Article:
Today is "Write down your story day." Hmmmmm. Now I suppose the interpretation of that could be: Write down the story you have in your head; it is time to share it with the world or write down the story about you. I am going with the latter. And I am going to type it rather than writing it down. It will only be a part of my story, a short piece, my thumb to be exact.
I was born with what some call a "stubby thumb," others call it a "toe thumb." In the process of looking up the spelling of the scientific name, which I can never pronounce, brachydactyly type D, I found out that another term used in the past was "Murderer's Thumb."
Wait. WHAT!? WHY?! That's awful.
Come to find out that it was a term used chiefly by palm readers and fortune-tellers. It would seem that the thought was people with this type of thumb (looking very much like a club) had terrible tempers and not much control over them. (I am offended, and I have complete control over my feelings regarding this, to be precise.)
An inherited gene causes brachydactyly type D (BDD). Royals, often attempting to keep their bloodlines pure, are known to have this particular gene. We will focus on the vital part of that last sentence - People with toe thumbs come from royalty.
BDD happens between .04 - 4 % of the population. Many people with BDD believe they are the only ones until they meet someone with it and suddenly are like family. (Go ahead, insert your snickering and inbred jokes here, I'll wait...) Although having this tiny thumb does not cause pain or any fundamental physical limitations, people who have often will try to hide it or be embarrassed about it. (Note the above parenthetical! Maybe that has something to do with it?) (Another side note: Although it usually only happens to one thumb, it can present on both and seems to affect females more than males.)
Growing up, I was the only one I knew to have this. It didn't bother me. Playing the keyboard sometimes posed difficulties because my finger span was one key less for my left hand than my right, but this did not lessen my enjoyment of playing nor stop me. Most people did not notice it, mine is on my left hand, and I am right-handed. My best friend in high school would call me "Stubby" sometimes because of it but far more often he would call me "Shorty" or "Half-pint" because of my height. If anything "bothered" me about it at all was that in a family of seven, why was I the only one? Until one day I noticed my niece's right thumb. I cannot remember what we were doing that made me notice it but I will never forget it. I grabbed her hand and said, "Oh my god we have matching thumbs!" She pulled her hand away and hid it looking wounded and sad. I told her it was okay, that I had the same thing, and showed her my thumb. Her eyes lit up and she asked if we could take my "good" thumb and put it on her and take her "bad" thumb and put it on mine, that way we would each have matching thumbs. I, of course, told her no and told her it made her unique but even better, it made us "thumb sisters." (Being an aunt is something I love. Being a great aunt to all her little cherubs and being her thumb sister is by far one of my absolute favorite things and it brings me never-ending joy.)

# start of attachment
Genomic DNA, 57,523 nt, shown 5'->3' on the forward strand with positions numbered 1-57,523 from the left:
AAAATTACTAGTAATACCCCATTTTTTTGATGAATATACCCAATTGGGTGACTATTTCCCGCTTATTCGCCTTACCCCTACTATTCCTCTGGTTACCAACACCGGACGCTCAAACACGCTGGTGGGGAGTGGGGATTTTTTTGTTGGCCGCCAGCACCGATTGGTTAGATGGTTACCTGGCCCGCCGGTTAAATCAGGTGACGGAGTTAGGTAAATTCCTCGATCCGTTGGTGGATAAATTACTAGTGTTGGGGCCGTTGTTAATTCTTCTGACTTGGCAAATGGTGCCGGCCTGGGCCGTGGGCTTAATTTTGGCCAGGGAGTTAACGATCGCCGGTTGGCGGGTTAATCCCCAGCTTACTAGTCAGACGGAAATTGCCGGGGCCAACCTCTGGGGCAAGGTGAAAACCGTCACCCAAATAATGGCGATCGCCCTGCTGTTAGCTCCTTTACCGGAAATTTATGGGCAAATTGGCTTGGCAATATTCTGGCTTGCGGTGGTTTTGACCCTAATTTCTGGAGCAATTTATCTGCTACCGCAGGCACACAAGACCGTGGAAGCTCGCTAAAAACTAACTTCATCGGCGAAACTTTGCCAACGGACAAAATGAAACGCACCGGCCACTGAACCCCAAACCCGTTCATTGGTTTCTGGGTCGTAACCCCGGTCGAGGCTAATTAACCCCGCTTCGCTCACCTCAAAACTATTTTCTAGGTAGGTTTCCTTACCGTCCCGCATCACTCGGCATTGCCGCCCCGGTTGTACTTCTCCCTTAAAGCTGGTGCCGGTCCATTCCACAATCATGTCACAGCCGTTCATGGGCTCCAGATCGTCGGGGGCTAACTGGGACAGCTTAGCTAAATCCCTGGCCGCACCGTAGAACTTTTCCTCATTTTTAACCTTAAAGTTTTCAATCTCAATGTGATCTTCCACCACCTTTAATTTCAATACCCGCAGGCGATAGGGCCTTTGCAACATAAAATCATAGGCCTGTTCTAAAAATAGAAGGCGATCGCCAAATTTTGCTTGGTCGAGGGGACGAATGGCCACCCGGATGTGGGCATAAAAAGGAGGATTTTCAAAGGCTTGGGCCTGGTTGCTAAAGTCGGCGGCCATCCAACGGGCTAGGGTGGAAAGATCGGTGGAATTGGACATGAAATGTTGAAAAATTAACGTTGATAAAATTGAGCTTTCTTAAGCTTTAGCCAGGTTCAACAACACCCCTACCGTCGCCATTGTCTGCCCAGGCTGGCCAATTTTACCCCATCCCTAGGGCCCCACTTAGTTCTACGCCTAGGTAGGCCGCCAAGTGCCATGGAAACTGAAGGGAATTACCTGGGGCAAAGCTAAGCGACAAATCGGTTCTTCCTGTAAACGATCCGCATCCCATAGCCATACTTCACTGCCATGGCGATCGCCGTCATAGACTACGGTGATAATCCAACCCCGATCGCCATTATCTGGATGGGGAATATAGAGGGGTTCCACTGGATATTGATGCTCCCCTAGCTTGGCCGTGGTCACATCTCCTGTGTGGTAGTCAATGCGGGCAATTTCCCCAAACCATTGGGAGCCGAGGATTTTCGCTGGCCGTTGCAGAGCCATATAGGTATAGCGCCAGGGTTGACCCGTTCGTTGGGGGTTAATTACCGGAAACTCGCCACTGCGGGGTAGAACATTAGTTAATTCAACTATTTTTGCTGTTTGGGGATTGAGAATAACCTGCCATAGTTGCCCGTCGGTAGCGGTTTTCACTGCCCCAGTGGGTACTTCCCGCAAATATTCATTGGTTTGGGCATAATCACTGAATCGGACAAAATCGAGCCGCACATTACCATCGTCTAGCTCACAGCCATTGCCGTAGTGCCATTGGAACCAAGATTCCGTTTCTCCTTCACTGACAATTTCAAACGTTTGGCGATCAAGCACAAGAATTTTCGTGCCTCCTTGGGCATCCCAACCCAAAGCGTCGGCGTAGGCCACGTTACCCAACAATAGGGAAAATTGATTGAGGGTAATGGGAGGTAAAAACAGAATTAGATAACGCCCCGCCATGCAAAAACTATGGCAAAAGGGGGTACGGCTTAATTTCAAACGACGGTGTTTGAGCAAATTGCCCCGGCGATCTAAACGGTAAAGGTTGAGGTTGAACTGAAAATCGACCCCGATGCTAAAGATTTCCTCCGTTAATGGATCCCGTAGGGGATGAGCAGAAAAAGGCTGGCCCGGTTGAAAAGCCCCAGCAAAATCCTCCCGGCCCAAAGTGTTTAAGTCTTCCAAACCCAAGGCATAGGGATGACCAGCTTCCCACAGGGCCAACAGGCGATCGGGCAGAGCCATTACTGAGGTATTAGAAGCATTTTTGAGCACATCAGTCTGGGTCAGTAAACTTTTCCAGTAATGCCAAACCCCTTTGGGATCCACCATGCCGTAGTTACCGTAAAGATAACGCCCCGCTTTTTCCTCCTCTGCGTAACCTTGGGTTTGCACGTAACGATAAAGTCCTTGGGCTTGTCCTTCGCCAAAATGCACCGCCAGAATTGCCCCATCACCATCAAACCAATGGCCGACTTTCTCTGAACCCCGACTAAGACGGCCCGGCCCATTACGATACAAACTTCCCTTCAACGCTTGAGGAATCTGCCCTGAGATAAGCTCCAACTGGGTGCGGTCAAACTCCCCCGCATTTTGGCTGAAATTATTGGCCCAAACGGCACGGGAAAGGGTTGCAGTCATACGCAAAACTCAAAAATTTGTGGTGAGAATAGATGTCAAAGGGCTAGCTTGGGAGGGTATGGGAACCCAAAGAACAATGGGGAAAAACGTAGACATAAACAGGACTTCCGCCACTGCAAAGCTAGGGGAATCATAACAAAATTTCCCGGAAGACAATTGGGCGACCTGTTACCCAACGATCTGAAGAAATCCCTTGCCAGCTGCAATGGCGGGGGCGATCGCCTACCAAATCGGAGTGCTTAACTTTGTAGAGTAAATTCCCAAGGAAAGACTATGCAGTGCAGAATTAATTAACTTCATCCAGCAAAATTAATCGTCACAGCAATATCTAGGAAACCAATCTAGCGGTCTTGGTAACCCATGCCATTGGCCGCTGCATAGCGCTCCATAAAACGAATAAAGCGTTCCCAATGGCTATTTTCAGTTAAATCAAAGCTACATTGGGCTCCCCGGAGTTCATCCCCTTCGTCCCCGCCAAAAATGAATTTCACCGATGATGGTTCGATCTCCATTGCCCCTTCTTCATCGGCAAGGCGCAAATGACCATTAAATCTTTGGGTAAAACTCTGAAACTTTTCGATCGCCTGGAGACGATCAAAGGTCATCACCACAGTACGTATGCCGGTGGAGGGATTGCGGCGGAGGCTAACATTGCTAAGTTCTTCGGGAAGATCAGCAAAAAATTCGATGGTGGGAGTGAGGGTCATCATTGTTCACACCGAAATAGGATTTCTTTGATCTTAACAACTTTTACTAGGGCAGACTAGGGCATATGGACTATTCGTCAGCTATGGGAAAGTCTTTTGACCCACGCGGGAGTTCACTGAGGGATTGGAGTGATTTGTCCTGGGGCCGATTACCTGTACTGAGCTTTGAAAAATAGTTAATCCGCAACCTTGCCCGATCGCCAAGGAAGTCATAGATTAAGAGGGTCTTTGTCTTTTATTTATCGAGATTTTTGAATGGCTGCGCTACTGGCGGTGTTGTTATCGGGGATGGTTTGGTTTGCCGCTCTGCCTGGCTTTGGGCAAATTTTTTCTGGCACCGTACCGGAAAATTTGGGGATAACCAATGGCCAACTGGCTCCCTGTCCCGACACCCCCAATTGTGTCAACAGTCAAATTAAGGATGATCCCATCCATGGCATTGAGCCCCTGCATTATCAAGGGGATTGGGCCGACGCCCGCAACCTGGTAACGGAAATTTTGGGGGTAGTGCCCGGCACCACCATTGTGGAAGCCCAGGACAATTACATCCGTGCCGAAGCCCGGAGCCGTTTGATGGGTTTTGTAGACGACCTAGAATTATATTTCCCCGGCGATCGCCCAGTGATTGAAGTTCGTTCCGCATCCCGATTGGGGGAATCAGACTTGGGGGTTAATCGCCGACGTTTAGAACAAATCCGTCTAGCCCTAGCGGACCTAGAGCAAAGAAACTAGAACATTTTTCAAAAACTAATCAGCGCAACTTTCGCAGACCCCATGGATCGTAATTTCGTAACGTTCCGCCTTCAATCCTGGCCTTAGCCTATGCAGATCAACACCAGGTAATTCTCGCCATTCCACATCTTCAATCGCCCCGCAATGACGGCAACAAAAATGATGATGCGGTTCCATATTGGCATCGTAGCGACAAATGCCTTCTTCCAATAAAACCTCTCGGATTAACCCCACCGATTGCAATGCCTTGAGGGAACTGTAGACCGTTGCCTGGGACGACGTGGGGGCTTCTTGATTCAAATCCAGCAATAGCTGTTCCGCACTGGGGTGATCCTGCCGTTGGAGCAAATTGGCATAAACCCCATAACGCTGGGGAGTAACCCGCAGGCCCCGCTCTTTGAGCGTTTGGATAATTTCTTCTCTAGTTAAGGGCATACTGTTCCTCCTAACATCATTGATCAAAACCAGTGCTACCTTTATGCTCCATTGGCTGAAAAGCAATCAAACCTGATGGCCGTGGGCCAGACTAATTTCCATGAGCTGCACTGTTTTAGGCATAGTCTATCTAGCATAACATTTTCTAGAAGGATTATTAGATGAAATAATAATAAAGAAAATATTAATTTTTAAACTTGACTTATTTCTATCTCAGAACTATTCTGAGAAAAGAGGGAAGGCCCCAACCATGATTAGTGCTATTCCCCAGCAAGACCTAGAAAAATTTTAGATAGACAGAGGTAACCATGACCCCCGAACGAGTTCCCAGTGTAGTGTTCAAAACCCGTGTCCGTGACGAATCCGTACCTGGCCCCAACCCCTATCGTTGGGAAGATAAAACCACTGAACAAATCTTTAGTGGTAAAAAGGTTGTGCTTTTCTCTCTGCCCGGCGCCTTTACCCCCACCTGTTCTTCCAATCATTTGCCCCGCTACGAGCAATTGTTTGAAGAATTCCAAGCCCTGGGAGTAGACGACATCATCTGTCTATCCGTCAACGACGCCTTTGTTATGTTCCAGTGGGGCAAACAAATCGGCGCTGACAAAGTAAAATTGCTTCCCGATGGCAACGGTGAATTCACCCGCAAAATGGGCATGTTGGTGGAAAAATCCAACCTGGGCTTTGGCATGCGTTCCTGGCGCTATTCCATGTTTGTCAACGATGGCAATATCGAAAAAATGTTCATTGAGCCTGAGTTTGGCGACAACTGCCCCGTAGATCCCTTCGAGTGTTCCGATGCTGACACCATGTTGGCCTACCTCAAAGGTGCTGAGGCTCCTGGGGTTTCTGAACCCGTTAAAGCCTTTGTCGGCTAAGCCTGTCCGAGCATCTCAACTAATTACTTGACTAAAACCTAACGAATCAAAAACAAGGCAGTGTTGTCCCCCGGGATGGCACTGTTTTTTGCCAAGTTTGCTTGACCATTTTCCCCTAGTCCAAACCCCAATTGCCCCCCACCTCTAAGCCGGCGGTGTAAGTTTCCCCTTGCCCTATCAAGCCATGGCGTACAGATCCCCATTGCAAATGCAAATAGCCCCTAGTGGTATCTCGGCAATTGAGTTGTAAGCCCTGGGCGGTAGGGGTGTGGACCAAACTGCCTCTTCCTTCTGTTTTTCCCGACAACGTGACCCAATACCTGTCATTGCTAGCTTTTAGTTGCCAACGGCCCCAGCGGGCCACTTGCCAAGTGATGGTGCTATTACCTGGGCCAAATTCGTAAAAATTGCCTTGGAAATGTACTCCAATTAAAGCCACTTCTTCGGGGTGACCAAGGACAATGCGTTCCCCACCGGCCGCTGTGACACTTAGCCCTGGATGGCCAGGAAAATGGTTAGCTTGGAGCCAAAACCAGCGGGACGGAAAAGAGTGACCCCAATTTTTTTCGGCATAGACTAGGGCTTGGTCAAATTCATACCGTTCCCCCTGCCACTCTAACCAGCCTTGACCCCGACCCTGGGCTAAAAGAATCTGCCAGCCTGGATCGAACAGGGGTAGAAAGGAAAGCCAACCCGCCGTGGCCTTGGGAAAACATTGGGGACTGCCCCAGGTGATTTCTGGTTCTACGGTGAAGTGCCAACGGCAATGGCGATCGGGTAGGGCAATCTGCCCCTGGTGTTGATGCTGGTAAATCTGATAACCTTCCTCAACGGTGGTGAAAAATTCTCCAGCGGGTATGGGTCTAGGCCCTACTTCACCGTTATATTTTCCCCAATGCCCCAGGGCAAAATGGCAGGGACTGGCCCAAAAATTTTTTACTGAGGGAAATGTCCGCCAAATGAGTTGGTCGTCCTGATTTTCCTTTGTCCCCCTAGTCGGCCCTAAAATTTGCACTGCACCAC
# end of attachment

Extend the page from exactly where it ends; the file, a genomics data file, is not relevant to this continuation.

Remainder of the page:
Having a toe thumb has not stopped me from doing anything. Some people see it and have all kinds of questions, many hoping for some gruesome story of how it got "cut off." Once in a while, I tell people that I was born without a thumb and the doctors thought it was more important to have than a big toe so they removed my big toe and graphed it onto my hand. Often the reaction is, "And it works just like a real thumb?" I always find that question funny and really wonder about some people.
There was a mom that was desperate to get her son to stop sucking his thumb. He was maybe four or five years old. I knelt down to her son and showed him my thumbs, whispered, and stood. His eyes got very large and he pulled his thumb out of his mouth. He put his hands together and examined them thoroughly. As I walked back to his mother she asked what I said to him. I said, "I told him that I used to suck my thumb. I didn't stop when my mommy told me I should and now they look like this." By her face, I could not tell if she was angry or just horrified but three days later she called me and told me he hadn't sucked his thumb at all since.
I like my little toe thumb. I think it is cute. I like thinking that I come from royalty and that Megan Fox and I may be distantly related (yes, she has it on both hands!) I like that Amanda and I are thumb sisters and maybe that made us that much closer while she was growing up. I like that Henry stopped sucking his thumb and I liked it when Jimmy called me "Stubby" (he has been gone now for almost six years.) I'd like someday to be able to say "brachydactyly type D" properly but today is not that day and I am okay with that.
National Women's History Month.
This week's honor goes to Amelia Earhart. I have always loved everything about flying and so honoring a female pilot is a must for me. Add-in, that I love a good mystery, Amelia and her navigator, Fred Noonan disappeared somewhere over the Pacific Ocean in 1937. The plane, wreckage or otherwise, and their bodies were never found, she was declared dead on January 5, 1939.
She was also an author writing best-selling books about her flights. Above is a link to her second book. Her last book was published after her death. The book consists of diary entries and notes compiled by herself during her solo attempt across the Pacific.
Love Lots; Smile Often